Wow, we’re going to get spoiled. We asked Redline Guide Mike Maciel for a few tidbits about a recent trip he led. He quickly replied that he did, but they still resided in the comments field. He didn’t hit “Send.” But when he finally did, we had before us this awesome summary of what sounds like a really fun and exciting trip rich with history and lore. So, without further ado, take it away, Mike:
A while back some members of (the Facebook Group) Hiking Buddies NH 48 had asked if I could take them up to The Watcher. I told them the informal company motto, ‘yeah, we can do that‘ and a loose plan was set in motion. We waited until fall, as this area is known to be a nesting habitat for some of NH’s peregrine falcons, but this week it was finally time to get it done.
It’s a magical place for climbers and hikers alike. ‘The Eaglet’ — the most prominent free-standing rock spire in the east — has long been a prize of rock climbers (two members of the Redline Guiding team climbed it for fun the following day). Above that, tucked in along the side of Eagle Cliff sits ‘The Watcher’ a.k.a. ‘The Old Woman of the Notch.’ She was the ‘Old Man’s of the Mountain’s’ faithful lady friend for years, and the legend has it that the falcons delivered messages back and forth between the two. The Old Man got all the attention though and few people outside of locals, climbers, and hikers were familiar with his counterpart across the notch. But she’s there. And once you see her while driving through, every clear day after you’ll look up and say hi.
There are a few ways up. We’re going to refrain from sharing all the details because part of the fun of these magical places is putting the work in to find them. Our adventure for the day would take our team off trail and up an active rockslide, less than technical rock climbing but definitely not your average hike.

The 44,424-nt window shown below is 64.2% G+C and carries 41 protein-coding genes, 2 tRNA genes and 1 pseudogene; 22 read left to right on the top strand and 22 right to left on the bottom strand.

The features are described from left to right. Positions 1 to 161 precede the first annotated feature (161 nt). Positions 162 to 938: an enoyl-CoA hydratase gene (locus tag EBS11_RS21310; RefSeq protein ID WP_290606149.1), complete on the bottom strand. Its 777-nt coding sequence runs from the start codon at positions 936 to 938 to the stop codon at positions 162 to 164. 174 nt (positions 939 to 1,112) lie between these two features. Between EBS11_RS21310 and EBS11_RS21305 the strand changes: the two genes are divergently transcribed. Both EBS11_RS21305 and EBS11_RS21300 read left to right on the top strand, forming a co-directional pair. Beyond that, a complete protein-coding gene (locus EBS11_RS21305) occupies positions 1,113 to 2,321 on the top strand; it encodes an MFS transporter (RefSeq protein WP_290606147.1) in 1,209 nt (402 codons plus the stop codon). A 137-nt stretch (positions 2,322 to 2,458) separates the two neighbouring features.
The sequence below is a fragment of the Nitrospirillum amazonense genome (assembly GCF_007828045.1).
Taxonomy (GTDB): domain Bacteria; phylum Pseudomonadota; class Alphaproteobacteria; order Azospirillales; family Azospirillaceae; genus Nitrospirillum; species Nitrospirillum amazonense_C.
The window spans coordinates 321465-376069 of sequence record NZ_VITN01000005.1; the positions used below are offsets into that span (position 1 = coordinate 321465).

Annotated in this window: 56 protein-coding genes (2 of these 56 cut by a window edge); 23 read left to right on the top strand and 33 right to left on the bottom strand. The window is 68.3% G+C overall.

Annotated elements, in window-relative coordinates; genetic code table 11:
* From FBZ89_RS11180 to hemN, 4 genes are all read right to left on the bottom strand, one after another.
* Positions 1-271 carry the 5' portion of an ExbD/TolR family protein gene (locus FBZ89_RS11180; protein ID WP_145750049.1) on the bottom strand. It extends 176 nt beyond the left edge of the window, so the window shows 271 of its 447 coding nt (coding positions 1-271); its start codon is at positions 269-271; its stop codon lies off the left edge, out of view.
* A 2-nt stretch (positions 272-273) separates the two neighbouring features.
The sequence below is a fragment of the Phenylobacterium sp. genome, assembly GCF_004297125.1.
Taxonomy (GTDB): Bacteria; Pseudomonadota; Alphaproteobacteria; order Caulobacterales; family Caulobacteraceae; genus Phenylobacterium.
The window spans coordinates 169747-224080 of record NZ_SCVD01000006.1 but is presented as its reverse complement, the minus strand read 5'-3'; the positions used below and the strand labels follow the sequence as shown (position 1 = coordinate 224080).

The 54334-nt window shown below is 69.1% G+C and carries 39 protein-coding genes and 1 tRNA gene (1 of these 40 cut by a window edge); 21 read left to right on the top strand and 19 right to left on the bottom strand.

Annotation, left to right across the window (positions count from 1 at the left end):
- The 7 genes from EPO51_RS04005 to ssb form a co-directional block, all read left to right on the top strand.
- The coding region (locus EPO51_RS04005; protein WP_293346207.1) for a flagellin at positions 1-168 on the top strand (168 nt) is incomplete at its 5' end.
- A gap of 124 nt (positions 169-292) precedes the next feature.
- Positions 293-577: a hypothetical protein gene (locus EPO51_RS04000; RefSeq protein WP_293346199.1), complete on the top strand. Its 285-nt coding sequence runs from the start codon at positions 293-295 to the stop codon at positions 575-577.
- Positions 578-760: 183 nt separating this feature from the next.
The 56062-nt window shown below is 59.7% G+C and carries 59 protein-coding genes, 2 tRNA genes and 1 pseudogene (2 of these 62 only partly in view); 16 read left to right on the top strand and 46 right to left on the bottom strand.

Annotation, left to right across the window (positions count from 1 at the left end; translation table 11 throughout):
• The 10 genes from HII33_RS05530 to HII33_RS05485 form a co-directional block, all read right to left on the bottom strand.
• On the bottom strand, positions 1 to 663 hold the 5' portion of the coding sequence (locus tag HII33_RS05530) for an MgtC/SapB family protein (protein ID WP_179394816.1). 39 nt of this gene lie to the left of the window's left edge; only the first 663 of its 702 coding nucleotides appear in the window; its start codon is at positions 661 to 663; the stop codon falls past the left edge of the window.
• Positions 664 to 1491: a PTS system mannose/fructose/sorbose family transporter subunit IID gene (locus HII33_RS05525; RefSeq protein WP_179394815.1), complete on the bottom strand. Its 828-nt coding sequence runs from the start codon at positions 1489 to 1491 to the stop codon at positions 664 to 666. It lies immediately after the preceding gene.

I taught the group about safety and spacing, as having 5 people on an active slide presents challenges. In some places we staggered ourselves and then as the route narrowed and the footing became more unstable we started working our way up station to station (belay to belay). We’d have the group in a protected location, and then one at a time have the members work their way up to the next point. They did a great job following my direction, being supportive, and working together as a team to ensure each other’s safety.
We popped out up top and after saying a quick hello to her at the iconic viewpoint continued up to the nearby ledges for a nice break in the perfect fall weather. On the way back we had a couple of funny photoshoots (The Watcher might have gotten a smooch or two). And then we retraced our steps back down, with some members of the team opting to crab walk and move slowly but surely (and most important: safely) via the little known mountaineering maneuver of the crab walk butt slide.
One of the best parts of guiding is when a guest tells you they couldn’t have done something without your help. It’s my favorite kind of thank you and I received a few of them that day. —Mike Maciel
Great follow-up report, Mike! Thanks! Wait, what, there are more photos, too?!